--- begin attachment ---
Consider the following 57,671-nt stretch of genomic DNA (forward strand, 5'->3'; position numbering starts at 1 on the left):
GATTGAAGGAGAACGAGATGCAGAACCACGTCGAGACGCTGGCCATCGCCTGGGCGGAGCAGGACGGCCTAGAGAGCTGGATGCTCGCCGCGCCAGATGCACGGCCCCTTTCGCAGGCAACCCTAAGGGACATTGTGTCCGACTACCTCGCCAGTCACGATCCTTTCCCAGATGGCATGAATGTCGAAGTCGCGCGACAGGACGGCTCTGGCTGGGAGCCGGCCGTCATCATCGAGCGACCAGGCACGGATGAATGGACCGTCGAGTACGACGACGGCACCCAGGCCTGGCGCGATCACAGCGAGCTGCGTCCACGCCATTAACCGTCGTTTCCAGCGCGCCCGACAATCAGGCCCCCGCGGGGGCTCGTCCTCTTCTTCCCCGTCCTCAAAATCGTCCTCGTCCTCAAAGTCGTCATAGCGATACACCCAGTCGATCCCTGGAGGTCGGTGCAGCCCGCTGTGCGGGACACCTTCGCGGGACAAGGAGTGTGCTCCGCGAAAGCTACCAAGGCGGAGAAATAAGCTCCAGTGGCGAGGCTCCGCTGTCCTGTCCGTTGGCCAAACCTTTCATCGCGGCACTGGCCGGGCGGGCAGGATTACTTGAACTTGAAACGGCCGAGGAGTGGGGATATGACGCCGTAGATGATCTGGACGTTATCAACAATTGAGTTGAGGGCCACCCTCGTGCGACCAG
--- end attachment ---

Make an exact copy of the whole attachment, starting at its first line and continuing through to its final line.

Consider the following 57,671-nt stretch of genomic DNA (forward strand, 5'->3'; position numbering starts at 1 on the left):
GATTGAAGGAGAACGAGATGCAGAACCACGTCGAGACGCTGGCCATCGCCTGGGCGGAGCAGGACGGCCTAGAGAGCTGGATGCTCGCCGCGCCAGATGCACGGCCCCTTTCGCAGGCAACCCTAAGGGACATTGTGTCCGACTACCTCGCCAGTCACGATCCTTTCCCAGATGGCATGAATGTCGAAGTCGCGCGACAGGACGGCTCTGGCTGGGAGCCGGCCGTCATCATCGAGCGACCAGGCACGGATGAATGGACCGTCGAGTACGACGACGGCACCCAGGCCTGGCGCGATCACAGCGAGCTGCGTCCACGCCATTAACCGTCGTTTCCAGCGCGCCCGACAATCAGGCCCCCGCGGGGGCTCGTCCTCTTCTTCCCCGTCCTCAAAATCGTCCTCGTCCTCAAAGTCGTCATAGCGATACACCCAGTCGATCCCTGGAGGTCGGTGCAGCCCGCTGTGCGGGACACCTTCGCGGGACAAGGAGTGTGCTCCGCGAAAGCTACCAAGGCGGAGAAATAAGCTCCAGTGGCGAGGCTCCGCTGTCCTGTCCGTTGGCCAAACCTTTCATCGCGGCACTGGCCGGGCGGGCAGGATTACTTGAACTTGAAACGGCCGAGGAGTGGGGATATGACGCCGTAGATGATCTGGACGTTATCAACAATTGAGTTGAGGGCCACCCTCGTGCGACCAG